There has been many conversations about what the positive impacts can come to America 's lowest income workers as a result of an increase in the minimum wage, and there has also been equally as many discussions over the negative effects the increase can have on similar people. This paper’s purpose is to combine each viewpoint and objectively analyze the arguments for and against an increase in the minimum wage. I will first discuss the benefits for an increase, then the disadvantages, and in the last paragraph, I will
The minimum wage is a political issue on many levels with consequences that are predictable, as long as politics controls the choices of this issue. Minimum wage comprises of receiving around $6-7 dollars per hour and the question concerning whether “the standards and guarantees are still being met” is still in the air. The Fair Labor
The topic on whether the minimum wage should be increased our untouched has been a hot topic in the media and political scene lately. Both the republicans and democrats have spent some big bucks lobbying their insights on the matter. There has been a lot of subjective and objective arguments that are reasonable on both the pros and cons of increasing our national minimum wage. To add to the drama associated with this topic, President Obama endorsed a bill proposing a nearly 40% rise from $7.25 to $10.10 per hour. The President has been campaigning around the country ever since his State of the Union address, pushing congress to raise the minimum wage to $10.10 an hour. Many say this is too high due to the costs of enacting such an increase, and many say this is a little low due to the increased cost of living. After looking into both sides of this debate, I realize that overall it would be better for the well-being of our nation to increase the minimum wage due to the short term and long term costs that an increase of the minimum wage could lead to. In terms of helping out the lower class and poor citizens of the United States, increasing the minimum wage level is not the answer.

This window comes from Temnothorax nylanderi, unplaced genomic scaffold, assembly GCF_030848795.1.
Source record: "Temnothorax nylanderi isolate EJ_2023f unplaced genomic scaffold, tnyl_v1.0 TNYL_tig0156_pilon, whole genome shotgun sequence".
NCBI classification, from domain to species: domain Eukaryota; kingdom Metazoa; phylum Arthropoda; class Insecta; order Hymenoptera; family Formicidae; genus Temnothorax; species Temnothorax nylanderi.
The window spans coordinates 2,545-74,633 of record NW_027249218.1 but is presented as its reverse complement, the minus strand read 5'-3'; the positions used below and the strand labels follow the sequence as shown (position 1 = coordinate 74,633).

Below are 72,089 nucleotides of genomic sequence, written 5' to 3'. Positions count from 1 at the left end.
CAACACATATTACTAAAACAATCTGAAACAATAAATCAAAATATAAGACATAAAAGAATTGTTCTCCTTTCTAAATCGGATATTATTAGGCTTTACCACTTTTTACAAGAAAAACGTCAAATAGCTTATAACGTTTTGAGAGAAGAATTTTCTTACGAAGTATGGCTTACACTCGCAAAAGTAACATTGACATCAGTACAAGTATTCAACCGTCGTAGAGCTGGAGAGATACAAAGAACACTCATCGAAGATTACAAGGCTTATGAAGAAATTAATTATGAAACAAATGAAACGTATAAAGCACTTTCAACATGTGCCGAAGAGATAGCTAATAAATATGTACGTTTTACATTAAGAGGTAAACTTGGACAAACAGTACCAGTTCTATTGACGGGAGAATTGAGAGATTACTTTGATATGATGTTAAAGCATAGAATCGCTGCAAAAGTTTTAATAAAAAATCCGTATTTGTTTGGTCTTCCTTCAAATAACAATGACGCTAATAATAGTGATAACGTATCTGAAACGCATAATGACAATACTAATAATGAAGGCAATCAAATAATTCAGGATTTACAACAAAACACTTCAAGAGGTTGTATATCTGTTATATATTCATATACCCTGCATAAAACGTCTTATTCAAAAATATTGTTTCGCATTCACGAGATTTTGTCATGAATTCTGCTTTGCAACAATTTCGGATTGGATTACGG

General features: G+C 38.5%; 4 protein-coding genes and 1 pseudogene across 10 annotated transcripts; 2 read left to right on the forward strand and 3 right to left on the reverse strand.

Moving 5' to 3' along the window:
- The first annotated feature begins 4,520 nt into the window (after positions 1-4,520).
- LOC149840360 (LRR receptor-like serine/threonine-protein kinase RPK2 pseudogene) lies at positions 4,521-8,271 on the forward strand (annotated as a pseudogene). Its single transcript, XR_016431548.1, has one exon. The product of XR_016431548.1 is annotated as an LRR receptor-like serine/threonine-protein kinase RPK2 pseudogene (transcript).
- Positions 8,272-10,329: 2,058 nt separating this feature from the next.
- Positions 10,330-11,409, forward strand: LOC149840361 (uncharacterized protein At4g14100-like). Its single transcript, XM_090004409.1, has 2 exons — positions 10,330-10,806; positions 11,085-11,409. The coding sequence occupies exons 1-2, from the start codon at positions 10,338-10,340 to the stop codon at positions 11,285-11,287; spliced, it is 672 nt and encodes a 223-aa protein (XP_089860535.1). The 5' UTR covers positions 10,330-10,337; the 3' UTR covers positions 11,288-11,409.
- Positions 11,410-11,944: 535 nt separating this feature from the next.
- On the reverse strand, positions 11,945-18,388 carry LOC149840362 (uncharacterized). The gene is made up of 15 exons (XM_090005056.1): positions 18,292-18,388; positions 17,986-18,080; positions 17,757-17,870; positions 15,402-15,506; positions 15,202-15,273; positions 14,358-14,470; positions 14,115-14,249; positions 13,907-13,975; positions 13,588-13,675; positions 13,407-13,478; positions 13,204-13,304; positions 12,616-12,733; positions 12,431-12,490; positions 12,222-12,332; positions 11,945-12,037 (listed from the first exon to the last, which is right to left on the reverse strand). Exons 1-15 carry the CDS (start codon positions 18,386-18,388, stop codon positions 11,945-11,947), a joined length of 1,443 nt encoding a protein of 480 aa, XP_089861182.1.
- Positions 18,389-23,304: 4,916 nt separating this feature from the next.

In the summer of 2014, legislature intended to raise the current minimum wage floor of $7.25 in the United States stalled in Congress. As the November election approaches, many Democratic senate members are placing the issue of minimum wage at the forefront of their election campaigns, hoping to sway working-class voters in their favor. The issue of minimum wage has become a matter of politics, politics which far overshadow the far more pertinent concern of minimum wage’s economic effects. Minimum wage is a complex issue, and understanding both the benefits and harms associated with minimum wage is critical to making an informed political decision, a decision hopefully substantiated by economics.
“Raise the wage!” reads many protestors’ signs across America. Many people believe this to be the answer to the financial inequality that plagues our country. The federal minimum wage was established to keep workers from settling on a poor living standard (Leonard A.11). Since this was passed, multiple debates and issues have risen. One begins to ask the question, is this truly the best way to resolve the unequal distribution of wealth? After research, it has been found that there are many drawbacks that are related to raising the minimum wage. Because of the number of harmful, detrimental, disadvantageous effects of increasing the base pay, the country should not continuously raise it.